triggers specific, "typified" answers, which in turn characterize and sustain the
social context - made of people, actions, and texts - in which the genres are used.
Thus, genres work as "means of orientation," in the sense that they "help us
navigate the complex worlds of written communication and symbolic activity"
(Andersen, 2008, p. 349) in which we are immersed.
Every community, or group of individuals, who participates in some communicative
action in order to get something done, establishes "conventions of discourse" as
ways of "acting together" (Miller, 1984, p. 165). Miller (1994) refers to this kind of
community, which is dynamic, porous and inclusive (in line with Bakhtin's dialogic
view of the world), as a "rhetorical community." Other RGS scholars prefer the
expression "discourse community" (Smart 2006). What should be emphasized here
is that communities are always culturally and historically situated, and their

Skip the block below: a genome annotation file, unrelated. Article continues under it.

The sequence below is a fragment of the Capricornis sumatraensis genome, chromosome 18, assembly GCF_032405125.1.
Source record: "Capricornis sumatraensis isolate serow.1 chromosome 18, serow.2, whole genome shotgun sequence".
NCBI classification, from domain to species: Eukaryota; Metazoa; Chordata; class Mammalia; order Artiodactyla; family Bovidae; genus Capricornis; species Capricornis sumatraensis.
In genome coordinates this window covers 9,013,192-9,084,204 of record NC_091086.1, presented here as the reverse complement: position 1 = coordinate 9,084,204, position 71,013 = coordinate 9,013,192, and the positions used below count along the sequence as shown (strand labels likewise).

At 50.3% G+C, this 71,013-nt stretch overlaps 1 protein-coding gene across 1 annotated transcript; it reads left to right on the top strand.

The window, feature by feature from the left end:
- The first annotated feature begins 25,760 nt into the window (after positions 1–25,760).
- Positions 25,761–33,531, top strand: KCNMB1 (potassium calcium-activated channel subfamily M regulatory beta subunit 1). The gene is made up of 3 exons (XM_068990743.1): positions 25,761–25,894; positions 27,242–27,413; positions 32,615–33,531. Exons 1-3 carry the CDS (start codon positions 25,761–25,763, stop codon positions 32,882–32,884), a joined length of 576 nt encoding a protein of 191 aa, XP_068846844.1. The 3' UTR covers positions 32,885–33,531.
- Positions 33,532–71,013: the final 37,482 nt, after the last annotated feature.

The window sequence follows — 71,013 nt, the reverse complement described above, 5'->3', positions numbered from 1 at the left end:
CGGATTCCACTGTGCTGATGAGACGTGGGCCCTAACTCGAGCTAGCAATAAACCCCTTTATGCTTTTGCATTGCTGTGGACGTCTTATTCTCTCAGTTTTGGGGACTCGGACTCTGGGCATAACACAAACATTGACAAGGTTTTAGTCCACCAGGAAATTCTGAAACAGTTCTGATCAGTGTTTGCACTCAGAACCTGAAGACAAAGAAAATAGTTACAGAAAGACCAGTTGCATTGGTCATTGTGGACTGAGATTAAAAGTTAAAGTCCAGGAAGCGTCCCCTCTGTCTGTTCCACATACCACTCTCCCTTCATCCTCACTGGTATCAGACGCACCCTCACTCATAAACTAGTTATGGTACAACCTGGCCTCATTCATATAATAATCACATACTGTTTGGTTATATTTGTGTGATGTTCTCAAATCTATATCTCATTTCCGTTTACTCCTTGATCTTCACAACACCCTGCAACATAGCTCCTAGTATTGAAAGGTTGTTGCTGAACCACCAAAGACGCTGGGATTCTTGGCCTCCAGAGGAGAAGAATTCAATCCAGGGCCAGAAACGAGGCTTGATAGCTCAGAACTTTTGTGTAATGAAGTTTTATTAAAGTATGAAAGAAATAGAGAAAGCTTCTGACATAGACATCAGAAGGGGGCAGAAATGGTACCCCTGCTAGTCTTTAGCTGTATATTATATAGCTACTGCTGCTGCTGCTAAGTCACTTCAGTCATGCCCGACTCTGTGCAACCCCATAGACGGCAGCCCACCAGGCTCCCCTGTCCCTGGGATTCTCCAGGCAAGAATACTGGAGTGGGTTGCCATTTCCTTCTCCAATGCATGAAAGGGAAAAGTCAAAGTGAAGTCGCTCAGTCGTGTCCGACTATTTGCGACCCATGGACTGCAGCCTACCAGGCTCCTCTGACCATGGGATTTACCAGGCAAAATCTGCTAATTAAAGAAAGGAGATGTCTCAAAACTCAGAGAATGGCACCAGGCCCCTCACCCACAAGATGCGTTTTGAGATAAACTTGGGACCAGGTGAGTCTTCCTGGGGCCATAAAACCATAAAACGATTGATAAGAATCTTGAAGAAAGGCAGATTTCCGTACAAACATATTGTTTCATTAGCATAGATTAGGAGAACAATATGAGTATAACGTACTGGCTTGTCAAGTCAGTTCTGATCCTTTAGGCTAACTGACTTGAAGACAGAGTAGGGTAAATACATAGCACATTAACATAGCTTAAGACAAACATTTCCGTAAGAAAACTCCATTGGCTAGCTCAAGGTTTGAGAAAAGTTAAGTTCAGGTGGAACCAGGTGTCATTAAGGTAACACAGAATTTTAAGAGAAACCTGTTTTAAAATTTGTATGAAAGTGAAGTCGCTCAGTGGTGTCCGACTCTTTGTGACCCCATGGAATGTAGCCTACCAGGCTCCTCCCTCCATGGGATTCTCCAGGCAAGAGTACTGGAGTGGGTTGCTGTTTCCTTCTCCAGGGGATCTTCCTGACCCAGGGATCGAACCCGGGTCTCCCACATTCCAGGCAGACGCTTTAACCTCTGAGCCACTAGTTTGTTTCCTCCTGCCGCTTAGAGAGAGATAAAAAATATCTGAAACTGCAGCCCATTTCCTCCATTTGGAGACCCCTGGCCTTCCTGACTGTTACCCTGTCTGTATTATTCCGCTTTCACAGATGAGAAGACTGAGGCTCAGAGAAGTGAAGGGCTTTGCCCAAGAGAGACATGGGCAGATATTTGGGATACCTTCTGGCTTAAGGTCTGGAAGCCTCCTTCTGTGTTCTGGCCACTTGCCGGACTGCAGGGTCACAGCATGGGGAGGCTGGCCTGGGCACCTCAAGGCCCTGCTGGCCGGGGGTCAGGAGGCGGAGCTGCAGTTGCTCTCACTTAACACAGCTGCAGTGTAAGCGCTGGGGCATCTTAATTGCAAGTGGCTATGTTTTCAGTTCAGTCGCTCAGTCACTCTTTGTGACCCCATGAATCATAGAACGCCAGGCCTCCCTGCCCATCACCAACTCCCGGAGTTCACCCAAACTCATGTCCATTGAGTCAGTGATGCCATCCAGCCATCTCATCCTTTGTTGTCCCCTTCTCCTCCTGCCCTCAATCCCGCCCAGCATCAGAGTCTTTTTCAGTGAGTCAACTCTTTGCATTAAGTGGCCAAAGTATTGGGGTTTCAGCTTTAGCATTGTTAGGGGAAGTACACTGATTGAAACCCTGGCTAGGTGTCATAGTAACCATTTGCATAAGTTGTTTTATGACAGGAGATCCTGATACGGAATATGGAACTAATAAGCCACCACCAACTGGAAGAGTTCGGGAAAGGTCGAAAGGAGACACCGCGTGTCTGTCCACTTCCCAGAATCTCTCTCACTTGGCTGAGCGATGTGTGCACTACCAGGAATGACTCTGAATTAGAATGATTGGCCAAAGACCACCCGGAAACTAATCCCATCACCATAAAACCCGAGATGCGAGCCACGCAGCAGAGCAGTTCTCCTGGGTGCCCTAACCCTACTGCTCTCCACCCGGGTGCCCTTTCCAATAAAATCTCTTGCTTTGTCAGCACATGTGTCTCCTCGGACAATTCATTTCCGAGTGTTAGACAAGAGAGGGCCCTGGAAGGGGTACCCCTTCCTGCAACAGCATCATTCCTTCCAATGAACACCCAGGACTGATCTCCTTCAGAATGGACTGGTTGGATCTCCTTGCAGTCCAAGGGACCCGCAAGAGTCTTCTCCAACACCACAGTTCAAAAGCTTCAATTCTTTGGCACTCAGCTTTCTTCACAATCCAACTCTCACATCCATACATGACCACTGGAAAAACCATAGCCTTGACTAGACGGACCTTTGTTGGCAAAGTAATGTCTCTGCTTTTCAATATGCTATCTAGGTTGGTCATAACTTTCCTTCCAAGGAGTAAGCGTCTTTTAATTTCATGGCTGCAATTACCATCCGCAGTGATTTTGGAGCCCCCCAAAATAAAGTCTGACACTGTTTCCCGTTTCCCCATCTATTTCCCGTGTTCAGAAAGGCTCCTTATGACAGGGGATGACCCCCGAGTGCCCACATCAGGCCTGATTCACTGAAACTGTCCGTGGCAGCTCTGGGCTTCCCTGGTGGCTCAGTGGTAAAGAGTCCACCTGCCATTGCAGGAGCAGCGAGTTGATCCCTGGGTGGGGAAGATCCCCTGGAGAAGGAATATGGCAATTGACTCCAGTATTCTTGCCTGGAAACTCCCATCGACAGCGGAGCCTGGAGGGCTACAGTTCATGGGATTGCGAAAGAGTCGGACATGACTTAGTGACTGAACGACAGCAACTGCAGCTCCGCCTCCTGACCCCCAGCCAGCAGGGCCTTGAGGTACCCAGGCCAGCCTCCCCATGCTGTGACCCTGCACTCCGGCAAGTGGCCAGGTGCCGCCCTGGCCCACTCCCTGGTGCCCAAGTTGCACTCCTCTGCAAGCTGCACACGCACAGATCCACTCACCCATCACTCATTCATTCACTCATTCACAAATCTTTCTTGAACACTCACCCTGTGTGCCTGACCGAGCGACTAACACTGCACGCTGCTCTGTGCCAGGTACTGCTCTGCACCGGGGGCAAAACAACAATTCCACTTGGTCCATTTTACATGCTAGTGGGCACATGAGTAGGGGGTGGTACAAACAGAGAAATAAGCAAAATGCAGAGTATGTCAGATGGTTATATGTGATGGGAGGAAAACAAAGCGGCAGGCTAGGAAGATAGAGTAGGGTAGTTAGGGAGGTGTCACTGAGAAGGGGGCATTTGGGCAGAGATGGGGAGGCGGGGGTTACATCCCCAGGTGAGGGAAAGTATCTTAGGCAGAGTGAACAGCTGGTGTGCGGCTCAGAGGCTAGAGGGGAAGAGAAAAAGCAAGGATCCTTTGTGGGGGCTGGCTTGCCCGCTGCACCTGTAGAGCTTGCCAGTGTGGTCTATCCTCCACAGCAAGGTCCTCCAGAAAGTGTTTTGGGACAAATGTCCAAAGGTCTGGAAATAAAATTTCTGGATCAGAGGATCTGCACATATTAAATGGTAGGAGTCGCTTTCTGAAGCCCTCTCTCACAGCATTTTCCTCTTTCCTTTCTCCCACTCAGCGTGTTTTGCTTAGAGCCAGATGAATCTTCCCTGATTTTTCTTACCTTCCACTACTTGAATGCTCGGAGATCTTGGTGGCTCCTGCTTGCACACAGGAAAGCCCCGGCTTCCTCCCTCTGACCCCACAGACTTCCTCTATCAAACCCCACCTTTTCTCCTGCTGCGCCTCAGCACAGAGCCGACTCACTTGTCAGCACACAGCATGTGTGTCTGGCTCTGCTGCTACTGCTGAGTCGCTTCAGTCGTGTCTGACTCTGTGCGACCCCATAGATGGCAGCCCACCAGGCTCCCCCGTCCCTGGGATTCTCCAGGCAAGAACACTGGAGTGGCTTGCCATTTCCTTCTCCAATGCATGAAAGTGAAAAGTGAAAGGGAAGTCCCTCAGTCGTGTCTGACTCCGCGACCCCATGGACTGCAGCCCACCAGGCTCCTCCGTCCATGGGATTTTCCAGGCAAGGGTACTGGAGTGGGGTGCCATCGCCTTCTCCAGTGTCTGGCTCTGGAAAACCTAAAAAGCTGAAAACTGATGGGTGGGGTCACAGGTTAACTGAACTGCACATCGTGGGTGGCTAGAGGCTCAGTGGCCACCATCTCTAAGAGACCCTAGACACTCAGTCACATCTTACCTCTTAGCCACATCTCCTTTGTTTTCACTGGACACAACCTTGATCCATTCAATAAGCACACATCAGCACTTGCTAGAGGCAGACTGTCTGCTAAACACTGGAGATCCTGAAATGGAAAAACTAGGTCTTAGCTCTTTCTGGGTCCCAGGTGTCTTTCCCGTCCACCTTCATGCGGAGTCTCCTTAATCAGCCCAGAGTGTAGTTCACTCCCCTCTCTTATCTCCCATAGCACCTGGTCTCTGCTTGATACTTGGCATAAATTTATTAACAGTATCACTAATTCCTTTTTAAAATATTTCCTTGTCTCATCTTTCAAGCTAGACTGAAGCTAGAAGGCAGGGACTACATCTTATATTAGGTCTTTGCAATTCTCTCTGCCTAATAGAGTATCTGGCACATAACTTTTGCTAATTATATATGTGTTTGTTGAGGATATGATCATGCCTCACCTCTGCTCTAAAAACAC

structure and character are defined by, and at the same time give shape to, the genres
that are enacted in such contexts. "In recognizing a text type," Charles Bazerman
(2000, p. 16) writes, "we recognize many things about the institutional and social
setting, the activities being proposed, the roles available to writer and reader, the
motives, ideas, ideology, and expected content of the document, and where this all
might fit in our life."
RGS sees genres as helping structure social interaction in the production of work.
This structuring function of genres comes from the "bottom," that is, from
communities that keep on using "certain material tools [or genres] in certain
ways that worked once and might work again" (Russell, 1997, p. 515). In contrast,
the diplomatic view of documents focuses on the "rules of representation" inherent
in them, rules that "reflect political, legal, administrative, and economic structures"
(Duranti, 1989, p. 15). Diplomatics takes a top-down, normative, or prescriptive
approach to the analysis of documents, being concerned with "juridical acts directed
to the obtainment of effects recognized and guaranteed by the system" (Duranti,
1989-90, p. 12). This propensity is linked to the historical origins of the discipline
and its primary goal of proving the authenticity of documents. On the contrary, RGS
is not as concerned with established procedures as it is with the vagaries of process